Mina's Mediterranean
I’ve driven by 79th street near Biscayne dozens of times but I never noticed a restaurant there called Mina’s Mediterraneo at 749 NE 79th street. It has been open for over three years, but its name never came up. Recently I kept reading about this spot, so I thought I would check it out.

The place has a large parking lot which is a huge plus. The restaurant is quite large, it accommodates about 80 or so inside and probably twice that amount outside. The patio looked lovely, in a setting with greenery and soft lights. Unfortunately, it was raining so we had to dine inside. Mina’s has an industrial/loft chic feel to it. The ceilings are high, with exposed beams, there are lots of windows, and cement floors and a dimly lit ambiance.

Owner Yasmine Kotb is originally from Cairo. A world traveller, she was interested in many different cultures and their cuisines, and thus Mina’s was her brainchild. The restaurant has a huge menu, which always tends to worry me, because it is hard to create so many outstanding dishes. I always prefer a smaller, controlled menu. The menu covers a large expanse of food from Mediterranean, Greek, Middle Eastern, Moroccan, Turkish and Egyptian to a selection of pizza thrown in. There are things like spanakopita, osso bucco, tagines, stuffed cabbage, falafel, Spanish tortillas, dolmas, grape leaves, kebabs, etc.

The place fills up with families and young people. The prices are reasonable and there really is something for everyone on the menu. However, if you think you are going to get anything near as tasty as Mandolin, you are wasting your time – it’s not even close. There were no standout dishes, and the kitchen needs to greatly improve the quality of the food.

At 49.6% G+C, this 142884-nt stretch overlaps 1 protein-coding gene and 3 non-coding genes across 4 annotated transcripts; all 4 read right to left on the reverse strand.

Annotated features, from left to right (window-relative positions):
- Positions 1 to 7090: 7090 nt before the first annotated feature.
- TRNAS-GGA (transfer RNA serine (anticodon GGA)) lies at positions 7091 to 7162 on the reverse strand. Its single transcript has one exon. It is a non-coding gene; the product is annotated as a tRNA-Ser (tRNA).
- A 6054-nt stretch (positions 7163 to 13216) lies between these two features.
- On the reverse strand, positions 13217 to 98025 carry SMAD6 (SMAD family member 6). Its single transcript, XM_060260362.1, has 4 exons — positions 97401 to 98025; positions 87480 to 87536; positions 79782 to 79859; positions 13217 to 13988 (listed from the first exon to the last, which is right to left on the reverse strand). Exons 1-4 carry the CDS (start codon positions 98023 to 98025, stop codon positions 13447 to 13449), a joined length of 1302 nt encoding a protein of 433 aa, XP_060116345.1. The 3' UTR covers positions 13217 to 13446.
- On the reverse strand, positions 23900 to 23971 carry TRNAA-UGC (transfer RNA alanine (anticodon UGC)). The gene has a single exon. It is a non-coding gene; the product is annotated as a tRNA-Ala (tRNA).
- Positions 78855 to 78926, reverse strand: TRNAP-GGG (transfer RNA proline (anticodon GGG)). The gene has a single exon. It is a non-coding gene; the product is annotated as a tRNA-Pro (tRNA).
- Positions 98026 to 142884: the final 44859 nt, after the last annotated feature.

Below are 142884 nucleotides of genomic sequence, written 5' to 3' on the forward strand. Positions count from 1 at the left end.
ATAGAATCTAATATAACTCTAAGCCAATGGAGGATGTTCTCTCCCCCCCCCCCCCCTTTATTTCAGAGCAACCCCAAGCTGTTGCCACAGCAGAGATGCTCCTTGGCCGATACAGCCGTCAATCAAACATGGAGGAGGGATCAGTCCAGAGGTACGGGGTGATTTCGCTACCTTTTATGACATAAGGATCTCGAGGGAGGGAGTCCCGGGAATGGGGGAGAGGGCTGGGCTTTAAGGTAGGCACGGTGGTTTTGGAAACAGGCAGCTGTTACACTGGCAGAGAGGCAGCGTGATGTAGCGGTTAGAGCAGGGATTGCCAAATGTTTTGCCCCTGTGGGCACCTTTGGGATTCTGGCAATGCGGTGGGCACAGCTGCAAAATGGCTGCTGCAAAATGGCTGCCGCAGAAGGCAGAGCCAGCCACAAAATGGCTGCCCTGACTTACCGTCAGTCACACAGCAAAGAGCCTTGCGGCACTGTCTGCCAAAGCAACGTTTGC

We started with the pita and a selection of five dips. They charge $1 per pita, but the pita is homemade and freshly baked out of the oven. The dips, however, come straight out of the refrigerator to the table. Ice cold dips are not really appealing. We tried tzaziki, baba ghanoug, tahini, hummus and spicy feta. All I could taste was garlic and not much else. The mussels a la Bourgogne are served in a very flavorful green sauce of garlic, butter, and parsley, accompanied with toast. The mussels might have been the smallest I have ever seen, even though the shells were of average size. The Israeli salad has a lovely presentation but I prefer tomatoes, onions and cucumbers. This version is mostly peppers and not as enjoyable for me. The lamb burger sliders were actually my favourite dish of the evening, even though they were on the gamey side. They come in tiny pitas with sides of harissa, tzatziki, tomato and lettuce. They were the one thing that everyone at the table ate up. The moussaka is something I always enjoy at a Greek restaurant or when visiting Greece. Mina’s is served dry, not dripping in olive oil (which I love) like most versions of the dish I have tried. We had a whole branzino, which was decent, no major complaints there. The accompanying rice pilaf had a strange flavour and was left behind after one bite. We decided not to press our luck and have dessert as we knew it would probably be better in our own homes. I know this is an extremely critical review. The food wasn’t terrible or inedible, but it also wasn’t very good.

There are lots of beer choices on the menu and $12 cocktails which is very reasonable. I had a frozen organic strawberry, basil, lemonade slushie, which was not very good.

I think people come here because the staff is friendly, the garden setting outdoors is pretty and on Saturday’s they have live entertainment. It is cheap and cheerful, but I also need great food to return. There is talk of a nice weekend brunch here. Don’t think I will chance it, unless I hear from people whose taste and judgment I respect.

Happy dining,
Shanea

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